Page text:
As I add various friends on my social networks and web 2.0 sites, I’m often struck by how much overlap there is. I have the same friends in 20 different places. This got me thinking about what this network of networks means to me. What is the impact of the overlap (and lack of overlap)? And a bigger picture: what does this web of relationships look like? What does it mean for the professional communication within library and information science?
I think it would be an interesting study to examine librarians in social networks, to see how Flickr, Twitter, del.icio.us, Facebook, Myspace, Ning, YouTube, LibraryThing, WordPress, Blogger, and other tools interact and overlap. To see who has the most friends, which friends are most widespread, which tools are most used.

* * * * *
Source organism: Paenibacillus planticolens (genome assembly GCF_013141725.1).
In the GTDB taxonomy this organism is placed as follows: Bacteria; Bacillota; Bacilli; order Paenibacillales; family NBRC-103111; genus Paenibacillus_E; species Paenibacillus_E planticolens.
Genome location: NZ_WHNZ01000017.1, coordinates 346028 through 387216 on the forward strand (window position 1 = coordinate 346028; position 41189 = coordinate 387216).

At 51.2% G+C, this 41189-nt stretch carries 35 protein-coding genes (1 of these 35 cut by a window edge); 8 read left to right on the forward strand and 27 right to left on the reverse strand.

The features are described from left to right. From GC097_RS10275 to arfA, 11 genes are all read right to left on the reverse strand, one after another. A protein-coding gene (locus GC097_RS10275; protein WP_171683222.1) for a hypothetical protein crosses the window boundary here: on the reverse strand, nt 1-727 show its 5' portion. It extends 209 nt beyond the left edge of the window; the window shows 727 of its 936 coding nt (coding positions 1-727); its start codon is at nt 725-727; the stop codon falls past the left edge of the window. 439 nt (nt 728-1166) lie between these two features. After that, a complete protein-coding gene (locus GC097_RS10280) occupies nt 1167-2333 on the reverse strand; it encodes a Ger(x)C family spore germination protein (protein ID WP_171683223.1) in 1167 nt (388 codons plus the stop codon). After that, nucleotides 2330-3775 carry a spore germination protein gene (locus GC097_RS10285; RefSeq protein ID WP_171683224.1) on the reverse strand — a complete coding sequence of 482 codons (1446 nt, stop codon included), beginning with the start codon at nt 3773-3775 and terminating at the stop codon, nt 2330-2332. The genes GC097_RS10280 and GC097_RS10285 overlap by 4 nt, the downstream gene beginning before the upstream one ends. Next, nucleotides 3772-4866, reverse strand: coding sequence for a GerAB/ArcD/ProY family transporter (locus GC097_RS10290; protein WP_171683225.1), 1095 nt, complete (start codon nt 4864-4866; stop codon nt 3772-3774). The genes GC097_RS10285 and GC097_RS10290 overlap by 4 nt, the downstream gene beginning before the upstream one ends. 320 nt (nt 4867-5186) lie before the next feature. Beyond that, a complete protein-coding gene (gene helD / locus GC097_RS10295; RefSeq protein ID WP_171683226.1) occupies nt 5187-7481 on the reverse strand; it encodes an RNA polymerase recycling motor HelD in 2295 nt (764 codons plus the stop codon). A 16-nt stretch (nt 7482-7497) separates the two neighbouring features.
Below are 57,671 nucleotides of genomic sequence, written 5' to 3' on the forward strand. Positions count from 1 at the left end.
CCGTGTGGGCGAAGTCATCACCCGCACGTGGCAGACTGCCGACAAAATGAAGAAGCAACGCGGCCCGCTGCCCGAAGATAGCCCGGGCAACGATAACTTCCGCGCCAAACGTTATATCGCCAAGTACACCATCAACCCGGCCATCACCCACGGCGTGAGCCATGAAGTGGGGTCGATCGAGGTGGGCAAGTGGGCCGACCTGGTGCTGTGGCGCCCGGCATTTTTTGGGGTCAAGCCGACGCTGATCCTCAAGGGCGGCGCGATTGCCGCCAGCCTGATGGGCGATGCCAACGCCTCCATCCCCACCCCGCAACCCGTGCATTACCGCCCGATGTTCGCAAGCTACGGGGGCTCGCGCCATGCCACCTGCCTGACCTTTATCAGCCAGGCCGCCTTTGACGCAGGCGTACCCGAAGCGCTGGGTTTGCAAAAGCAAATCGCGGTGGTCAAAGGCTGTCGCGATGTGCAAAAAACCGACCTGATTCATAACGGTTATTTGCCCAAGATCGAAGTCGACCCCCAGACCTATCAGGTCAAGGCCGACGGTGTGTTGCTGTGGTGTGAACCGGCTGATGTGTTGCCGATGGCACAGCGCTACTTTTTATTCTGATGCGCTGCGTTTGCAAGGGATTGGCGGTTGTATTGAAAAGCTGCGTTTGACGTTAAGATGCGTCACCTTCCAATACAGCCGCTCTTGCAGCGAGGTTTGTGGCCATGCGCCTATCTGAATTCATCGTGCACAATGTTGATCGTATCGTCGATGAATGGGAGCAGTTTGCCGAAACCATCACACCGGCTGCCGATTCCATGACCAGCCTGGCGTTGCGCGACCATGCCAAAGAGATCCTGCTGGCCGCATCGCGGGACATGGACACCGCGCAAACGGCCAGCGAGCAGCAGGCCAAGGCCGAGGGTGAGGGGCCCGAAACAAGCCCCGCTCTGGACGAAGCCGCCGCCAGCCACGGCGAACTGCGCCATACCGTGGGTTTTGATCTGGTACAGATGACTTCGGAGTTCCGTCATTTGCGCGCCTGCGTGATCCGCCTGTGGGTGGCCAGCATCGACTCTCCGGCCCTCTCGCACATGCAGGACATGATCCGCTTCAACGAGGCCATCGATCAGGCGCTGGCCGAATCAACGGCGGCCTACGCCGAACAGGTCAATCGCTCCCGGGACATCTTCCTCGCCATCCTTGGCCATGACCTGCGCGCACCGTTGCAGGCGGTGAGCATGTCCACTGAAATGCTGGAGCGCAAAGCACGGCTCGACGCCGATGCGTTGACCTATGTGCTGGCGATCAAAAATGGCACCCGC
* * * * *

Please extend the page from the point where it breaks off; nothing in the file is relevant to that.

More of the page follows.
This is a large and daunting dataset to examine. It needs to be done as a relational database. Each person needs to have all their social networking tools recorded, but also all the friends they have in each specific tool. It would be a bit like doing a citation analysis in Web of Science. Where are the citations? Who are the most cited authors? Who is citing them?
How would I begin to gather all this data? How would I record the info? How would I analyse the data? How present it visually? I think some graphs or 3-d maps would be interesting. Scratches chin.